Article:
\( 0.9 \min(s,\mbox{IQ}/1.34) n^{-1/5} \)

    where s is the sample standard deviation and IQ is the sample interquartile range. Silverman provides justification for this choice. Basically, it should perform reasonably for a wide variety of distributions. Note that the optimal width depends on the underlying function, which is what we are trying to estimate.

    If the underlying data is in fact normally distributed, then Silverman (1986) shows that the optimal width is

      \( 1.06 s n^{-1/5} \)

    where n is the number of points in the raw data and s is the sample standard deviation of the raw data.

    It may be worthwhile to generate the density curve using several different values for the width. Silverman also recommends trying to transform skewed data sets to be symmetric.

    The width can be set with the following command:

      KERNEL DENSITY WIDTH <value>
Note:
    Dataplot will not generate the density curve unless the input data set contains at least 20 data points. In fact, the sample size should be larger than this for density plots to be an appropriate mehtod.
Note:
    The KERNEL DENSITY PLOT command generates an estimate of the underlying density function. You can convert this to an estimate of the cumulative distribution function by integrating the density estimate. The following shows an example of doing this in Dataplot.
             LET Y = NORMAL RANDOM NUMBERS FOR I = 1 1 1000
             KERNEL DENSITY PLOT Y
             LET YPDF = YPLOT
             LET XPDF = XPLOT
             LET YCDF = CUMULATIVE INTEGRAL YPDF XPDF
             TITLE ESTIMATE OF UNDERLYING CUMULATIVE DISTRIBUTION
             PLOT YCDF  XPDF
          
    You can also obtain an estimate of the percent point function (inverse cdf) with the following additional commands:
             LET YPPF = XCDF
             LET XPPF = YCDF
          
Note:
    Dataplot computes the density curve from

      (YMINIMUM - 3*H, YMAXIMUM + 3*H)

    where YMINIMUM and YMAXIMUM are the minimum and maximum values of the raw data and H is the window width.

Note:
    The KERNEL DENSITY PLOT supports the TO syntax for the list of variable names. This is most useful for the MULTIPLE case.
Default:
    The default window width is \( 1.06 s n^{-1/5} \) where n is the number of points in the raw data and s is the sample standard deviation. The density trace is generated with 256 points.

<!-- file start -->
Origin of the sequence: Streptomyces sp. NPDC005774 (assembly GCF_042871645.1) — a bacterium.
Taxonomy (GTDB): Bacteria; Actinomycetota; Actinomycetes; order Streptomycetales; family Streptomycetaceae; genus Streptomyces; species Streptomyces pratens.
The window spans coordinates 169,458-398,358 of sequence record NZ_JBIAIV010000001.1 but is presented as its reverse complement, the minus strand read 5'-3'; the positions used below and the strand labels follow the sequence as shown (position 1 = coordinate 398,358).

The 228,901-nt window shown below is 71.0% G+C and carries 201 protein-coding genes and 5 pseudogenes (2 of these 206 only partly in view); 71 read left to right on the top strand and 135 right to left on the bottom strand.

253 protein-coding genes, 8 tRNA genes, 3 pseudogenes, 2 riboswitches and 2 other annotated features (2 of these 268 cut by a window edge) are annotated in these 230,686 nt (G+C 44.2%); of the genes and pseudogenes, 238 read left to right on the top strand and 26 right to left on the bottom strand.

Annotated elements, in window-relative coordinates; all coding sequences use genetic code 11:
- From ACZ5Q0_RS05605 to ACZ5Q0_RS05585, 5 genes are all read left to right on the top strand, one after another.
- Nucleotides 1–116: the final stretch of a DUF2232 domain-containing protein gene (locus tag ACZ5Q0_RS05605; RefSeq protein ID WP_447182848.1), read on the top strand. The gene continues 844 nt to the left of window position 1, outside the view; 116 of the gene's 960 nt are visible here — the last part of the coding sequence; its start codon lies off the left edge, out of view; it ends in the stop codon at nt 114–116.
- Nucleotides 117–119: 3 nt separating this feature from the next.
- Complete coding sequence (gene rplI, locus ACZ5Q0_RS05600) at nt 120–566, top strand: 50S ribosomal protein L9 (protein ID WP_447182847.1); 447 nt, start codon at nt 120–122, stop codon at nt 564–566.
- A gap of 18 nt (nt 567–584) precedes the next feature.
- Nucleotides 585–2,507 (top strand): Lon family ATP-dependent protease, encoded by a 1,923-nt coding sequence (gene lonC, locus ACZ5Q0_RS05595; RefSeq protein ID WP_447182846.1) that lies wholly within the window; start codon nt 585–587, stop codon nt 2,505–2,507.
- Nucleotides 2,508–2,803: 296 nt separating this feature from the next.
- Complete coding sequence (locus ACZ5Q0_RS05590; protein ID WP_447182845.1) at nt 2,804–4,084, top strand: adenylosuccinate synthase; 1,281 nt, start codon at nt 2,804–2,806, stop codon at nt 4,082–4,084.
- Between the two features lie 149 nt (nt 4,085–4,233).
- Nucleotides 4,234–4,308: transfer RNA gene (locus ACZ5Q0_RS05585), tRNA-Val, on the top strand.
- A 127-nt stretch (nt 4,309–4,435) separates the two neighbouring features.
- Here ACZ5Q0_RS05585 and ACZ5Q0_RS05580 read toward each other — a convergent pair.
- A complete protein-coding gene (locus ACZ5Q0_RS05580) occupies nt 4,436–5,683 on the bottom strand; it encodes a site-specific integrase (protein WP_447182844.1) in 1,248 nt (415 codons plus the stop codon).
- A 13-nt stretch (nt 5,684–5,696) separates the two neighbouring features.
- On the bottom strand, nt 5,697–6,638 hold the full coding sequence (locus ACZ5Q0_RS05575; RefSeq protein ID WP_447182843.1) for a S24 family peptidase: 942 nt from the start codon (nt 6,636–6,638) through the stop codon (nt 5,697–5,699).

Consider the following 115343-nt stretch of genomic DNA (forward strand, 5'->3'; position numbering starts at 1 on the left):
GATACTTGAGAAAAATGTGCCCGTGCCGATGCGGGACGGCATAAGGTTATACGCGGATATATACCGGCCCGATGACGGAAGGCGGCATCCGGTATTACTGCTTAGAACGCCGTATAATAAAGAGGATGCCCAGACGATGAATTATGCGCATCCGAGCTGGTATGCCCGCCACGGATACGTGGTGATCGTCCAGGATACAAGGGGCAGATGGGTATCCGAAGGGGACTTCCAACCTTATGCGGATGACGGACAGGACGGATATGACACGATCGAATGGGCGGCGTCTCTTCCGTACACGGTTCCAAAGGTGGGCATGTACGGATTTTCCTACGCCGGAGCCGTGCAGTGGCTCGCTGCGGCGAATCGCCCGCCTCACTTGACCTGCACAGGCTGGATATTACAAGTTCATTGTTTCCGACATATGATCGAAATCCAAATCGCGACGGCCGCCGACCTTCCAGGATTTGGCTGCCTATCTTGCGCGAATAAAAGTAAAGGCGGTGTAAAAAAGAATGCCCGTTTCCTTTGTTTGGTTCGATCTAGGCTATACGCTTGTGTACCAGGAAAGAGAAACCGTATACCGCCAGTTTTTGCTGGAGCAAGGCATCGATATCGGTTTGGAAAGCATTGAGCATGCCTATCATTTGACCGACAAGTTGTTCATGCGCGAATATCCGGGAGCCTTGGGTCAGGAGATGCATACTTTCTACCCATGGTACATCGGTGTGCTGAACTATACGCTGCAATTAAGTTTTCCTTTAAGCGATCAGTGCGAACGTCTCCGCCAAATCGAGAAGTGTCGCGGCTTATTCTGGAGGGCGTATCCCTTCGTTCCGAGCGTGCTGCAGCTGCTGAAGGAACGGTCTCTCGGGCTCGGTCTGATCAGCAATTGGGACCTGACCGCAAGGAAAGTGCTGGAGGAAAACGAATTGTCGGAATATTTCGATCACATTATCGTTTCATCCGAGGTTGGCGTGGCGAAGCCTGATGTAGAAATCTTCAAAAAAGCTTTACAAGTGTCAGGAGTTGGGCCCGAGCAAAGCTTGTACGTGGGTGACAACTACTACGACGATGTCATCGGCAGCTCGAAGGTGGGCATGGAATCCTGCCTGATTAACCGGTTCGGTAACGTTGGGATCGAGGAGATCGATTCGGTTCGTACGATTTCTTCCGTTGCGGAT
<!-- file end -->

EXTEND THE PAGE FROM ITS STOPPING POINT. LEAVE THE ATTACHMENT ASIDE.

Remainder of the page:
Synonyms:
    The following are synonyms for the KERNEL DENSITY PLOT command.

      KERNEL PLOT
      DENSITY PLOT
      DENSITY TRACE

    The word MULTIPLE is optional for the MULTIPLE KERNEL DENSITY PLOT command.

Related Commands: Reference:
    B. W. Silverman (1982), "Kernel Density Estimation using the Fast Fourier Transform," Applied Statistics, Royal Statistical Society, Vol. 33.

    B. W. Silverman (1986), "Density Estimation for Statistics and Data Analysis," Chapman & Hall.

    David Scott (1992), "Multivariate Density Estimation," John Wiley.

Applications:
    Density Estimation
Implementation Date:
    2001/8
    2010/2: Support for the MULTIPLE and REPLICATION syntax
    2010/2: Support for matrix arguments and the TO syntax
Program:
    MULTIPLOT SCALE FACTOR 2
    MULTIPLOT 2 2
    MULTIPLOT CORNER COORDINATES 0 0 100 100
    .
    LET Y = NORMAL RANDOM NUMBERS FOR I = 1 1 1000
    X3LABEL 1,000 NORMAL RANDOM NUMBERS
    KERNEL DENSITY PLOT Y
    .
    LET Y = LOGNORMAL RANDOM NUMBERS FOR I = 1 1 1000
    X3LABEL 1,000 LOGNORMAL RANDOM NUMBERS
    KERNEL DENSITY PLOT Y
    .
    LET GAMMA = 2
    LET Y = WEIBULL RANDOM NUMBERS FOR I = 1 1 1000
    X3LABEL 1,000 WEIBULL RANDOM NUMBERS (GAMMA = 2)
    KERNEL DENSITY PLOT Y
    .
    LET Y = LOGISTIC RANDOM NUMBERS FOR I = 1 1 1000
    X3LABEL 1,000 LOGISTIC RANDOM NUMBERS
    KERNEL DENSITY PLOT Y
    END OF MULTIPLOT
        
    plot generated by sample program

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Date created: 8/14/2001
Last updated: 10/13/2015